After some weeks at sea and much misery, we limped into a harbour on Hiva Oa, an island of the Marquesas. We were sunburned and skinny, but we’d survived. Thankfully, we’ll never know now whether we would have eaten our junky friend or not, I really didn’t like him at all and eating him raw didn’t appeal. Thirty years later, I bumped into him in a pub in England. It took a while to recognise each other, but even after all that time he didn’t look pleased to see me.
You may be wondering by now: what has this to do with politics?
Well, there are lot of parallels between my unfortunate situation and everyday life. The ignorant, stupid person who for his own selfish interests put our lives at risk – he missed his vocation in life, he’s a natural politician. If you consider our country as being like the yacht, something that is essential for our survival, you can understand that politicians are doing exactly the same to us as my crewmember. It’s not until you’re in a survival situation that you can truly understand the realities of life: lies, spin and subterfuge don’t work, you literally live or die by your decisions.
It is my belief that politicians are driving us all into a survival situation now. As illustrated by my story, in a survival situation and in times of scarcity, things can get feral very quickly. I was reading about some research conducted by several universities in the US that is really summed up as:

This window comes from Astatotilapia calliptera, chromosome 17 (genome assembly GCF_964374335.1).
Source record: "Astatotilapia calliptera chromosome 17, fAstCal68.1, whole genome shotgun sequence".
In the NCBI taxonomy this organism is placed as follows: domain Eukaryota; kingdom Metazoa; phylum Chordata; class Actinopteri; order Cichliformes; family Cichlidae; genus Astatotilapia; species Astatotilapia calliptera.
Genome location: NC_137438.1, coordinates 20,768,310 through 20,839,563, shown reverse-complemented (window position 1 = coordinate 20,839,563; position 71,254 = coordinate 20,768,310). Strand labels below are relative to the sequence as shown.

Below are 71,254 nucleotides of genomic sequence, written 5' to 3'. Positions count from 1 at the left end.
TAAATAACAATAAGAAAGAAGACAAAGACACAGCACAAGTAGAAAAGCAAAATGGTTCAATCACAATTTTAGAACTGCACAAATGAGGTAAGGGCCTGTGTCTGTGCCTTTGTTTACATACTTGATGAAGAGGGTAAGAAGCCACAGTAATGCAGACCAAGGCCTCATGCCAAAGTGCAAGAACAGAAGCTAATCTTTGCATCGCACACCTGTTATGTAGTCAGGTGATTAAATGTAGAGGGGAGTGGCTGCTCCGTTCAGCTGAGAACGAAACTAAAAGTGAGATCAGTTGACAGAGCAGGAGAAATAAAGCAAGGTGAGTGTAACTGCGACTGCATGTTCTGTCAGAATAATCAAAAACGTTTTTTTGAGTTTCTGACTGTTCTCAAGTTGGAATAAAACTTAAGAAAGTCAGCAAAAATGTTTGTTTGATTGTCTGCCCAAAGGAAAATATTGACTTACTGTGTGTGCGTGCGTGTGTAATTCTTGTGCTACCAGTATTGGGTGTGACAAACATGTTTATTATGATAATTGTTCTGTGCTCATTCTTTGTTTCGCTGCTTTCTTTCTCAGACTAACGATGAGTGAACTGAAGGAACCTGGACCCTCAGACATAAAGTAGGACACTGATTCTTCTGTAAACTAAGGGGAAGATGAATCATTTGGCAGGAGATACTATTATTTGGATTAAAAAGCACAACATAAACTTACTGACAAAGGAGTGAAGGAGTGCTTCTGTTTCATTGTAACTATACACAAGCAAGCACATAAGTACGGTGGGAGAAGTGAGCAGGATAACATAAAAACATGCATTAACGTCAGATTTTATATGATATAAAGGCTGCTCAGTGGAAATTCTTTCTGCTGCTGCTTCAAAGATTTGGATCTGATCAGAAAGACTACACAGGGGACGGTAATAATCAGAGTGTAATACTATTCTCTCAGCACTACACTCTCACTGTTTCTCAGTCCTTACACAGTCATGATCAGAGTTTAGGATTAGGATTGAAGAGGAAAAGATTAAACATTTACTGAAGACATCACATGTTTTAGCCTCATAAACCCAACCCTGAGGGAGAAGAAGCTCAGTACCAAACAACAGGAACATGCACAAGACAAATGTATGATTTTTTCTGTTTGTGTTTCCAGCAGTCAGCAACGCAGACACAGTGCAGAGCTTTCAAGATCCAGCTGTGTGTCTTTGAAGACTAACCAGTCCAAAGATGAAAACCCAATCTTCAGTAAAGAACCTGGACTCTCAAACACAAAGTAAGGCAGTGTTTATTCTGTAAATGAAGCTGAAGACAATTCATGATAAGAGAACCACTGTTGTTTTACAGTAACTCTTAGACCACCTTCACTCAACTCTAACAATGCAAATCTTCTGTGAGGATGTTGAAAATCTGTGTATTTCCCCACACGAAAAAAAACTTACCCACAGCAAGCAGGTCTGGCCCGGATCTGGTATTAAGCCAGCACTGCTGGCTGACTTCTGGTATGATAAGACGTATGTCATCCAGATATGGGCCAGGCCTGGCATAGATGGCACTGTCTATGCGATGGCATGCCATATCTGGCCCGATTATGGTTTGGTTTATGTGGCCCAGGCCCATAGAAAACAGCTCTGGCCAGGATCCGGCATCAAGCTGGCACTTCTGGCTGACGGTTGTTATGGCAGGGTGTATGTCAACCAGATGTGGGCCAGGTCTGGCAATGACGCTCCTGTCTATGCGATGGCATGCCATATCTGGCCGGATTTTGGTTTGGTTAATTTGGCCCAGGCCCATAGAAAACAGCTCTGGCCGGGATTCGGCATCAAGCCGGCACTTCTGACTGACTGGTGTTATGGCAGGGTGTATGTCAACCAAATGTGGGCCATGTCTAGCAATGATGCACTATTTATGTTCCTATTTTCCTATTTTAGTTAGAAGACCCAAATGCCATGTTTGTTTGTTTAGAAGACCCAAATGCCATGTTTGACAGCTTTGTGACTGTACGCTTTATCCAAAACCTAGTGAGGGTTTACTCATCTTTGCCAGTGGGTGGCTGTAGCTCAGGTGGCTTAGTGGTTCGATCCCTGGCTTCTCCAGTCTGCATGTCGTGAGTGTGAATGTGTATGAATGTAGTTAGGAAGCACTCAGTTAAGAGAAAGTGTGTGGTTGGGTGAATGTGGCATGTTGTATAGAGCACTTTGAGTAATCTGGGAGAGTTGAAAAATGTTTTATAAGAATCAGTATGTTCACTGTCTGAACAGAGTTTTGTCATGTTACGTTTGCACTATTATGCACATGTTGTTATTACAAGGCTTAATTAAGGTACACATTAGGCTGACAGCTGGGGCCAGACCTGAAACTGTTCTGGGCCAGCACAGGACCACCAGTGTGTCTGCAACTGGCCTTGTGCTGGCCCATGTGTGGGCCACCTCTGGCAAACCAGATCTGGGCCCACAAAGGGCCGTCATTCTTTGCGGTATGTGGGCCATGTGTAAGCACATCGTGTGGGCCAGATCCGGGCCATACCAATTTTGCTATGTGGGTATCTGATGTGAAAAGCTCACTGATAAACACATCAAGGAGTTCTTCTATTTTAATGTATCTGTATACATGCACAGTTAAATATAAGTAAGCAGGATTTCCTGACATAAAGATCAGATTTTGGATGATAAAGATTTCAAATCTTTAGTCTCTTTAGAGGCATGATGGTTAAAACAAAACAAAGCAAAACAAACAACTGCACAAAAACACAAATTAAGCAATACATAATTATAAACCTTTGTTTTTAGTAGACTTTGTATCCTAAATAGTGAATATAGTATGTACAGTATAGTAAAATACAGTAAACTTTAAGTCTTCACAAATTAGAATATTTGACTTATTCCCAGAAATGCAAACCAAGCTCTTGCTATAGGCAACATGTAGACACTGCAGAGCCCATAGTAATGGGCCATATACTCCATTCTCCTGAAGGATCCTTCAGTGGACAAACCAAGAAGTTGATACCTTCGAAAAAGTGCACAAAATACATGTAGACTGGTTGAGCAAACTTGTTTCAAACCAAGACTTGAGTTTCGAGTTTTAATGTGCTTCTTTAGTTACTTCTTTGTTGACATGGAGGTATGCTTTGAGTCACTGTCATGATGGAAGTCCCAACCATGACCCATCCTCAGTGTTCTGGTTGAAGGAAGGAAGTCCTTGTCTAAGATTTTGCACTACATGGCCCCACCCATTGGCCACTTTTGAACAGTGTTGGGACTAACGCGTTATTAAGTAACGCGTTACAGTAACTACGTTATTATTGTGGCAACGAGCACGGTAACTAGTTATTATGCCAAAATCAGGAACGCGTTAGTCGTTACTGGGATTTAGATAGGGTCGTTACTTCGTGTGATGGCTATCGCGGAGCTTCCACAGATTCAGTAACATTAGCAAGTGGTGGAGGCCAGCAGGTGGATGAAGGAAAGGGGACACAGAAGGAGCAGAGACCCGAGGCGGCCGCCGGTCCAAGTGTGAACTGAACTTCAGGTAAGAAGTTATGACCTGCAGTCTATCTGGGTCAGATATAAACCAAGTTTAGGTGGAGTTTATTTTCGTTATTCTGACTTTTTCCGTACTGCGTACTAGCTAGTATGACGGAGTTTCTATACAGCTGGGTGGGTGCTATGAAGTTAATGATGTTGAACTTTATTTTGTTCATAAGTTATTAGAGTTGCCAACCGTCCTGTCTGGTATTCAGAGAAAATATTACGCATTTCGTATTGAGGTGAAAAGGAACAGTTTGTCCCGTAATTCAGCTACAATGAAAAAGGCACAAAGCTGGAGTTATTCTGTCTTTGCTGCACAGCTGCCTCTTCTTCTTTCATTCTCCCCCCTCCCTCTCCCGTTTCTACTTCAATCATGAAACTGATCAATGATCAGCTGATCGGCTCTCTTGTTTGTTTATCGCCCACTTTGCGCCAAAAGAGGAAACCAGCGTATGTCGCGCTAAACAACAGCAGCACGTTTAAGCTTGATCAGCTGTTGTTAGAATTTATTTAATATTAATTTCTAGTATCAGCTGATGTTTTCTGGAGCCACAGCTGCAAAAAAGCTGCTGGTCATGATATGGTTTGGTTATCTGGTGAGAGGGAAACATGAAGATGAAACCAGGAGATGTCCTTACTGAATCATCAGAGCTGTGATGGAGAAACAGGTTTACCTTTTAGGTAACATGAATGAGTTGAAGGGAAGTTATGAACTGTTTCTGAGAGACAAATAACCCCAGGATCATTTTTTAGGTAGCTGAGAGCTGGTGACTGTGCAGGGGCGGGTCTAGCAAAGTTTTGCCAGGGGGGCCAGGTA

“in times of resource scarcity there is a dramatic increase in lethal violence.”
Hardly a great surprise, I know. The fact is, in spite of our sophistication and technological advances, we’re still just mammals competing for scarce and finite resources.
My experiences have taught me that the only value my life has is the value that I myself can place on it. We can extend this value to our immediate family, our close friends and further down the line to a certain extent to our countrymen. After that, compassion is getting a bit thin. Looking at Britain today, it is horribly overcrowded, racially divided and a ticking time bomb. In times of scarcity, I think it’s natural that people will align themselves along ethnic lines to fight for resources.
The world’s resources are getting very scarce at a time when the population is exploding. When I was a child there were three billion people in the entire world, now there are seven and a half billion and ten billion expected in thirty years time. (See my earlier article) That is a frighteningly steep exponential curve, the world population has cubed in the space of a lifetime; all of this population growth is in the Third World. Only the very naïve and foolish would believe that we can absorb the Third World and yet many do. Our politicians are asking us to commit suicide and smile while we’re doing it.
The golden rule of seamanship is to always stay with your ship, find a way to keep it afloat: it has resources, shelter and can be seen by rescuers. If you end up in a life raft you’re in a very dire situation.
The same could be said for our country. It is in danger of sinking and we need to keep it afloat or we have nothing. Like the yacht – once our country is sunk it’s gone forever. There is a time coming where lies and deceit won’t work and we’ll have to face reality – a time to give those that threaten our survival a bloody nose.